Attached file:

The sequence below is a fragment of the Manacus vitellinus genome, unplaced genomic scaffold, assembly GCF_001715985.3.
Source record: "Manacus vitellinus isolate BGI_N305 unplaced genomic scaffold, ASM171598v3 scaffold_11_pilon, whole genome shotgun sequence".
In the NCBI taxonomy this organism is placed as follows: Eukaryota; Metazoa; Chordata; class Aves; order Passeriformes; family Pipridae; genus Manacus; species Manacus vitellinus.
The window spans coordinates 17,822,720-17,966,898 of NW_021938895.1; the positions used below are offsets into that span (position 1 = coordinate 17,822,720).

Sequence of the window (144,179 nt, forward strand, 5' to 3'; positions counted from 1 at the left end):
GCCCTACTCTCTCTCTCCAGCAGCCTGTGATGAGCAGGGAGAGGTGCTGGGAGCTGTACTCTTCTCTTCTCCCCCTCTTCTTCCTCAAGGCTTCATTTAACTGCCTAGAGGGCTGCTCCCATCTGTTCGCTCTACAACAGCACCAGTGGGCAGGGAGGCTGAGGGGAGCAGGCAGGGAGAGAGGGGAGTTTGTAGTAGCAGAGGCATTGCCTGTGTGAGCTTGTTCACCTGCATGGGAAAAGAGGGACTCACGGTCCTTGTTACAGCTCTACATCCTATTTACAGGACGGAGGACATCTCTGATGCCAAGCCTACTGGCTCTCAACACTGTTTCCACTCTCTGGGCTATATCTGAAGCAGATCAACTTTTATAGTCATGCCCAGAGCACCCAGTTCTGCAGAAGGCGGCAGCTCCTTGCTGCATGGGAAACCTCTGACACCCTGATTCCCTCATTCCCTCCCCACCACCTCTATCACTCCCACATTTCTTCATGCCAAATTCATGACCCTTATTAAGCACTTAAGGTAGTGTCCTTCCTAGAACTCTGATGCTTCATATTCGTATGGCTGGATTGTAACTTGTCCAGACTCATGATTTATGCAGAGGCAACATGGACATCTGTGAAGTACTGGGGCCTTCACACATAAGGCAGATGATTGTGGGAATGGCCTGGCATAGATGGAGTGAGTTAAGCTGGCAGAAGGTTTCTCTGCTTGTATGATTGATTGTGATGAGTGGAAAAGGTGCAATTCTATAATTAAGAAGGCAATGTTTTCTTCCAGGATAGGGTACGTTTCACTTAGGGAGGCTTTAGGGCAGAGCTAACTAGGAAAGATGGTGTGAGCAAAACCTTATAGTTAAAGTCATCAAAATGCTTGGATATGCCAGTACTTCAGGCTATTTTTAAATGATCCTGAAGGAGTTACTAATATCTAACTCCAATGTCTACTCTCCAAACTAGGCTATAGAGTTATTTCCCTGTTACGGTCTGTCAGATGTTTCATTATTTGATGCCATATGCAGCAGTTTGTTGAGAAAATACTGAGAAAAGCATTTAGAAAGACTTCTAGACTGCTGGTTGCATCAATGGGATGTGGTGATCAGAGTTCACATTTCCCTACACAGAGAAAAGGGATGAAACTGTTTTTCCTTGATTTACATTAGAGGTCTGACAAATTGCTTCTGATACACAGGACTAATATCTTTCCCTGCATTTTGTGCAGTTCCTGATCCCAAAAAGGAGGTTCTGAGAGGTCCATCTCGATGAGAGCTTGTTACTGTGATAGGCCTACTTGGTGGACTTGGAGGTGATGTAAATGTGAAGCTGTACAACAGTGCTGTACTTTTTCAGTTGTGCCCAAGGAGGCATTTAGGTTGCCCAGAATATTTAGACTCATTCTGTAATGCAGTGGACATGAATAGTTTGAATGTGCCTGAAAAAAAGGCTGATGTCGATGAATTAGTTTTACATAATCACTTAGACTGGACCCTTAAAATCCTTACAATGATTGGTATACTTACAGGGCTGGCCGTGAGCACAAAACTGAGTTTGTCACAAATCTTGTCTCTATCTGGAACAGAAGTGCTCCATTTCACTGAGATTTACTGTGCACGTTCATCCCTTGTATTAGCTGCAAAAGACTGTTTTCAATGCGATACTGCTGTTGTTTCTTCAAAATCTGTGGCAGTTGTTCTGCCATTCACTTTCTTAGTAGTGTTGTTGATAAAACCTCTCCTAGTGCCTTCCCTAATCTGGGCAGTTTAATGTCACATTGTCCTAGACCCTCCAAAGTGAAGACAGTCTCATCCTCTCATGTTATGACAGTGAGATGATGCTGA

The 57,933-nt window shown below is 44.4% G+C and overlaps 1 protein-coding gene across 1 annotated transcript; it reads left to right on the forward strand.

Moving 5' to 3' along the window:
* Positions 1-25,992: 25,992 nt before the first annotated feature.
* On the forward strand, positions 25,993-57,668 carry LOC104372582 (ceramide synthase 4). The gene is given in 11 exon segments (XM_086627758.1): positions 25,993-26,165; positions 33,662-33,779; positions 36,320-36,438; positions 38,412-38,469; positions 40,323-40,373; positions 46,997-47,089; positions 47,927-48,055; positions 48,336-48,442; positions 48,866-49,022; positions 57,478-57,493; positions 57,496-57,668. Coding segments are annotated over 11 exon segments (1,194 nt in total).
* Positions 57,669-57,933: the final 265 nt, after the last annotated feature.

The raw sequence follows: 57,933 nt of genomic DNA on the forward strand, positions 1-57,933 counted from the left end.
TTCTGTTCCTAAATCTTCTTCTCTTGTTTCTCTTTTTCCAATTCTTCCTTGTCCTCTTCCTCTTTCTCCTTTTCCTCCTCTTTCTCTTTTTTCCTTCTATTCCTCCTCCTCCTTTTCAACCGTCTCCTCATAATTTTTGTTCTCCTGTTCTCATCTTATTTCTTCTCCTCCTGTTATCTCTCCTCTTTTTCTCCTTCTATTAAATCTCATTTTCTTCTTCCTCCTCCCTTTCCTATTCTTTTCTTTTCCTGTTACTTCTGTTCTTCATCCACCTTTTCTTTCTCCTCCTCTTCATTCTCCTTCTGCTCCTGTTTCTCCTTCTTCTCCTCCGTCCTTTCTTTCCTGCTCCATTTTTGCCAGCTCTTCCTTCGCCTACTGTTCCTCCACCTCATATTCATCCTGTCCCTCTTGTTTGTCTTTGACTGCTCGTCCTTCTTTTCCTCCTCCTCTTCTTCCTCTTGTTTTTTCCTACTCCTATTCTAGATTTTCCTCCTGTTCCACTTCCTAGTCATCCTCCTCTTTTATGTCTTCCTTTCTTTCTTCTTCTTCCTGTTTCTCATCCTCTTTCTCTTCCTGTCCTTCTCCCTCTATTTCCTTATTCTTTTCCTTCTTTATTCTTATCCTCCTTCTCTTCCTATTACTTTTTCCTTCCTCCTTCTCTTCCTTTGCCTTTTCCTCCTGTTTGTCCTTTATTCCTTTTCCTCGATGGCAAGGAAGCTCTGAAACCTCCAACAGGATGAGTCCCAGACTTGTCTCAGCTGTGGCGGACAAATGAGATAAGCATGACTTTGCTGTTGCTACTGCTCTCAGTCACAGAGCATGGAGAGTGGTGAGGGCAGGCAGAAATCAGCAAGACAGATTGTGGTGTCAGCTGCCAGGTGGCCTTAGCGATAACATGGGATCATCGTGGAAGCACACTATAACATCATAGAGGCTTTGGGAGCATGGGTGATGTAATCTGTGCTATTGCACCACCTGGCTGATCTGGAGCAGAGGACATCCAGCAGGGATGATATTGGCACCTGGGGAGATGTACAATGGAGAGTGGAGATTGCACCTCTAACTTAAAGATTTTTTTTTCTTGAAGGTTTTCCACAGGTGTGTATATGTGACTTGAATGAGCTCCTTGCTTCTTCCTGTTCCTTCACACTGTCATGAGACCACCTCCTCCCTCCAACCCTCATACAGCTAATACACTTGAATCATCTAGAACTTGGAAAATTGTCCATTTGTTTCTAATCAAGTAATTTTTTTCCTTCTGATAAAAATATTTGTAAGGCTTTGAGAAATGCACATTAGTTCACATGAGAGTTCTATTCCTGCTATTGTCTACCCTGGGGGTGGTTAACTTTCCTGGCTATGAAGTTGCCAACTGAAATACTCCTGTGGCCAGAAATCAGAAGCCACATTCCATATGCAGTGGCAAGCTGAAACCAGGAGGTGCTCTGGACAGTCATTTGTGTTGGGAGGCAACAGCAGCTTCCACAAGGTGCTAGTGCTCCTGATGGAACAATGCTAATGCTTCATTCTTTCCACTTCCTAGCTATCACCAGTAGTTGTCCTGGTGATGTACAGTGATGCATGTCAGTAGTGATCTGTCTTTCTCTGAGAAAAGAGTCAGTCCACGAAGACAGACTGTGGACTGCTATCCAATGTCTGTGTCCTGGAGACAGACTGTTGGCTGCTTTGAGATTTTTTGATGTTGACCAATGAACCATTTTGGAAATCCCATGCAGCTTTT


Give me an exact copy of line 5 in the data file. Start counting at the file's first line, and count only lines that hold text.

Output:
Sequence of the window (144,179 nt, forward strand, 5' to 3'; positions counted from 1 at the left end):